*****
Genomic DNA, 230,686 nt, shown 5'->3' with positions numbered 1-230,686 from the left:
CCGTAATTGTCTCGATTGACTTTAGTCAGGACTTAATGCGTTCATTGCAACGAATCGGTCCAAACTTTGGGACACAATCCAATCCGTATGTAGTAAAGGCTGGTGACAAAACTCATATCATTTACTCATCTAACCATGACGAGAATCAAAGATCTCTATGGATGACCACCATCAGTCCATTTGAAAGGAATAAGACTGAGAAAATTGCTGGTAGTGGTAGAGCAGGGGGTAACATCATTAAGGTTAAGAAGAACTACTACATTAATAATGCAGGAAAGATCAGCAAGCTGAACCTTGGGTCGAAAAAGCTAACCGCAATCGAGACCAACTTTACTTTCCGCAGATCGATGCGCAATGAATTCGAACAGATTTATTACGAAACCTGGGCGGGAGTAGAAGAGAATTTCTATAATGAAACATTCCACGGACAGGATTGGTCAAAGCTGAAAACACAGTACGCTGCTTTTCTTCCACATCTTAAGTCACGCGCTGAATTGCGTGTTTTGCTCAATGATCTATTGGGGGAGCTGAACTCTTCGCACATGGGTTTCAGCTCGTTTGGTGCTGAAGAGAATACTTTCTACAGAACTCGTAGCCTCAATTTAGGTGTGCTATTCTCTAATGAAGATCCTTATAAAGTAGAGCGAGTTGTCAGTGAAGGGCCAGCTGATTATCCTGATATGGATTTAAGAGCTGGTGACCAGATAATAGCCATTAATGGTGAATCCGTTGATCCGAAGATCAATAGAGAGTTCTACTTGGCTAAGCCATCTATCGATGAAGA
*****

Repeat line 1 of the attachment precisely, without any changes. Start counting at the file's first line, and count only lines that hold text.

Genomic DNA, 230,686 nt, shown 5'->3' with positions numbered 1-230,686 from the left: